Scammers have tricked people out of more than £2.2m of their retirement savings in the first five months of this year, with average losses totalling over £50,000 per person.
Most scams are online, with new research from the regulator the Financial Conduct Authority revealing that people are nine times more likely to accept advice from someone online than they would from a stranger they met in person.
Jon Greer, head of retirement policy at Quilter said: “Most of us are hardwired to ignore the ‘get rich quick’ schemes we hear about in the pub, and we know to take any unsolicited face-to-face financial propositions with a pinch of salt. Yet when we go online, we are often lulled into a false sense of security and our instincts can go out the window.
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“The FCA’s research suggests that all too often, people incorrectly assume they can trust what they see online to be genuine. They trust that because a pension ‘opportunity’ appears on a website or a search engine that it must be the real deal. Often, however, it is a scam.”
In the year to May 2021, Action Fraud received 506 reports of pension fraud, with reported losses estimated to be £8.1m.
How to spot a scam
There are several signs to watch out for that could indicate you’re being targeted by a scam. These include:
• You’re offered returns that seem too good to be true
• You’re contacted out of the blue and told you’re eligible for a free pension review
• You’re told you can release money from your pension early, even though you’re not yet 55
• You’re urged to act quickly to take advantage of a supposed investment opportunity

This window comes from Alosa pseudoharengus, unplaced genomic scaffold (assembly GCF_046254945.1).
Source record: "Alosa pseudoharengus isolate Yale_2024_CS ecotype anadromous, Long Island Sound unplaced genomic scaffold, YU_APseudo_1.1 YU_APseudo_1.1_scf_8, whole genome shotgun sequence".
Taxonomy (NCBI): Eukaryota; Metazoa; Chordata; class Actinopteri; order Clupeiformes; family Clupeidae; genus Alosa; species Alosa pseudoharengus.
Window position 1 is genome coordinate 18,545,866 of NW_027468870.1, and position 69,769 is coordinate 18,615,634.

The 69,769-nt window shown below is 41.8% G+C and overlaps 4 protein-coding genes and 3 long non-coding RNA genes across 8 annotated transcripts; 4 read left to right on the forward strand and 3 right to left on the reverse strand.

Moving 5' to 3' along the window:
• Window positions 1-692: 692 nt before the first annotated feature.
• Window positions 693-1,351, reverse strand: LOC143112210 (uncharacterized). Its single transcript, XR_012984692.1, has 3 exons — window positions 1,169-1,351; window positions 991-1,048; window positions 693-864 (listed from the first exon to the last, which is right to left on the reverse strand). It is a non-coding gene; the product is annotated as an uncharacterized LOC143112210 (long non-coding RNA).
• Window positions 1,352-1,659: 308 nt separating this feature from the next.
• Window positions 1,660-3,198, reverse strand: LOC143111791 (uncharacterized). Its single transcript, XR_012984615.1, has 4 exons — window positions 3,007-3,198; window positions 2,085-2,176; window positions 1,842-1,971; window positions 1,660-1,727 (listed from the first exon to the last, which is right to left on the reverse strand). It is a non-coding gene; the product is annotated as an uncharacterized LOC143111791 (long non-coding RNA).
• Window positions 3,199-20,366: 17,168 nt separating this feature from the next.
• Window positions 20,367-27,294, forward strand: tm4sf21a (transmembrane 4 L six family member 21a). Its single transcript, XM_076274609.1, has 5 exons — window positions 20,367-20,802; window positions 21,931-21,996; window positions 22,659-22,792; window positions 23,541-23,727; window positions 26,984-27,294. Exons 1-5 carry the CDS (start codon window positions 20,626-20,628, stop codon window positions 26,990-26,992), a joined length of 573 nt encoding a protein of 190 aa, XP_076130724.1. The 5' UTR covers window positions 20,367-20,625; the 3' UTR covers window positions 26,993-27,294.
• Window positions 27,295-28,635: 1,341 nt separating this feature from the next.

Research conducted by LV last year found that 7.6m (14%) of adults have been contacted by someone other than their pension provider encouraging them to move or transfer money from their pension. Around 4.4m people said that they know someone who has fallen victim to a pension scam.
Gareth Shaw, head of money at the consumer association Which?, said: “Fraudsters are using increasingly sophisticated techniques to trick consumers into handing over the pension savings they have built up over decades. Search engines like Google are awash with adverts for investment schemes promising returns far greater than the paltry rates on offer from most savings accounts – and they are often designed to look just like the websites of well-known financial firms.”
If you’re considering making or pension transfer or accepting a review, always visit the FCA Register first to make sure the firm you’re dealing with is authorised, and make sure you use the contact details shown on the Register, and not the details the company has provided you with.
If you think you’ve fallen victim to a pension scam, report it to Action Fraud as soon as possible online at www.actionfraud.police.uk or by calling 0300 123 2040.